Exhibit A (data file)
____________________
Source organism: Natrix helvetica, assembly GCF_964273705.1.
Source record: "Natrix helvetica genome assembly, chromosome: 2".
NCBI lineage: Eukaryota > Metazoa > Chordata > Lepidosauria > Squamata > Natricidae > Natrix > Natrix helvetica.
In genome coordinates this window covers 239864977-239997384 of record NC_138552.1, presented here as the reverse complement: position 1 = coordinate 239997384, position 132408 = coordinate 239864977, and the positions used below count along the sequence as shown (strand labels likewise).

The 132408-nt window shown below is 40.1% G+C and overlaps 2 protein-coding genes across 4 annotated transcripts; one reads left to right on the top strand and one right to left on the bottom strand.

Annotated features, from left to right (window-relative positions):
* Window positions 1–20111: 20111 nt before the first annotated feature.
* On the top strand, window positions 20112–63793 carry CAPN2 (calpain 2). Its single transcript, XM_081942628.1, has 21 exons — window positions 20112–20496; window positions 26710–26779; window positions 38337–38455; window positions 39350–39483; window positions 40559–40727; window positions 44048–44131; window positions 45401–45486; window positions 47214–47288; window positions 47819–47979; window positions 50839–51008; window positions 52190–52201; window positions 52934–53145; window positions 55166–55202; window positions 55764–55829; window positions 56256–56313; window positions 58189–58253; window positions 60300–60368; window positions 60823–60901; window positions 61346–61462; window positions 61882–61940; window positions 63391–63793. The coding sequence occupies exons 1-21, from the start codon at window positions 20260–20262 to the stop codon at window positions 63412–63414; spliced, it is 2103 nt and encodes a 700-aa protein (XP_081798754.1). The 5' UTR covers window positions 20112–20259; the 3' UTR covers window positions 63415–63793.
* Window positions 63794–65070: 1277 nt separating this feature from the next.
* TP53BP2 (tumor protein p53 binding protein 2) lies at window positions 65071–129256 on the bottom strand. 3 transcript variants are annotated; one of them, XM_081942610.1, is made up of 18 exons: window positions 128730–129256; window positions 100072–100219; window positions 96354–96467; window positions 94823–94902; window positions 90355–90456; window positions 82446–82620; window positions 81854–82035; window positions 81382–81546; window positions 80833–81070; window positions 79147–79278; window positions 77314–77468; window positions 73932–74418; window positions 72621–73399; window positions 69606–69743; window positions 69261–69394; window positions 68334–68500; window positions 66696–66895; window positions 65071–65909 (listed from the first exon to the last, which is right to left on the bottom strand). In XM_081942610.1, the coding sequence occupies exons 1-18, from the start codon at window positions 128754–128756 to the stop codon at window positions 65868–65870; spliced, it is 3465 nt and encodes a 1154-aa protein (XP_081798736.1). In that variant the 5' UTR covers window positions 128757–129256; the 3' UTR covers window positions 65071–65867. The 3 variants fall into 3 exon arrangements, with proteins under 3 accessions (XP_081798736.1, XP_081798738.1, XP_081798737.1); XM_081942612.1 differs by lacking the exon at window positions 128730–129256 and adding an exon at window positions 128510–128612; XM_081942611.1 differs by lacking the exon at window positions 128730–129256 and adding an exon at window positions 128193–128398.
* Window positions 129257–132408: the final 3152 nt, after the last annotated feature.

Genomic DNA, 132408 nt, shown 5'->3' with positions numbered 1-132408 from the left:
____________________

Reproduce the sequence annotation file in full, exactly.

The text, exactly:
Source organism: Natrix helvetica, assembly GCF_964273705.1.
Source record: "Natrix helvetica genome assembly, chromosome: 2".
NCBI lineage: Eukaryota > Metazoa > Chordata > Lepidosauria > Squamata > Natricidae > Natrix > Natrix helvetica.
In genome coordinates this window covers 239864977-239997384 of record NC_138552.1, presented here as the reverse complement: position 1 = coordinate 239997384, position 132408 = coordinate 239864977, and the positions used below count along the sequence as shown (strand labels likewise).

The 132408-nt window shown below is 40.1% G+C and overlaps 2 protein-coding genes across 4 annotated transcripts; one reads left to right on the top strand and one right to left on the bottom strand.

Annotated features, from left to right (window-relative positions):
* Window positions 1–20111: 20111 nt before the first annotated feature.
* On the top strand, window positions 20112–63793 carry CAPN2 (calpain 2). Its single transcript, XM_081942628.1, has 21 exons — window positions 20112–20496; window positions 26710–26779; window positions 38337–38455; window positions 39350–39483; window positions 40559–40727; window positions 44048–44131; window positions 45401–45486; window positions 47214–47288; window positions 47819–47979; window positions 50839–51008; window positions 52190–52201; window positions 52934–53145; window positions 55166–55202; window positions 55764–55829; window positions 56256–56313; window positions 58189–58253; window positions 60300–60368; window positions 60823–60901; window positions 61346–61462; window positions 61882–61940; window positions 63391–63793. The coding sequence occupies exons 1-21, from the start codon at window positions 20260–20262 to the stop codon at window positions 63412–63414; spliced, it is 2103 nt and encodes a 700-aa protein (XP_081798754.1). The 5' UTR covers window positions 20112–20259; the 3' UTR covers window positions 63415–63793.
* Window positions 63794–65070: 1277 nt separating this feature from the next.
* TP53BP2 (tumor protein p53 binding protein 2) lies at window positions 65071–129256 on the bottom strand. 3 transcript variants are annotated; one of them, XM_081942610.1, is made up of 18 exons: window positions 128730–129256; window positions 100072–100219; window positions 96354–96467; window positions 94823–94902; window positions 90355–90456; window positions 82446–82620; window positions 81854–82035; window positions 81382–81546; window positions 80833–81070; window positions 79147–79278; window positions 77314–77468; window positions 73932–74418; window positions 72621–73399; window positions 69606–69743; window positions 69261–69394; window positions 68334–68500; window positions 66696–66895; window positions 65071–65909 (listed from the first exon to the last, which is right to left on the bottom strand). In XM_081942610.1, the coding sequence occupies exons 1-18, from the start codon at window positions 128754–128756 to the stop codon at window positions 65868–65870; spliced, it is 3465 nt and encodes a 1154-aa protein (XP_081798736.1). In that variant the 5' UTR covers window positions 128757–129256; the 3' UTR covers window positions 65071–65867. The 3 variants fall into 3 exon arrangements, with proteins under 3 accessions (XP_081798736.1, XP_081798738.1, XP_081798737.1); XM_081942612.1 differs by lacking the exon at window positions 128730–129256 and adding an exon at window positions 128510–128612; XM_081942611.1 differs by lacking the exon at window positions 128730–129256 and adding an exon at window positions 128193–128398.
* Window positions 129257–132408: the final 3152 nt, after the last annotated feature.

Genomic DNA, 132408 nt, shown 5'->3' with positions numbered 1-132408 from the left: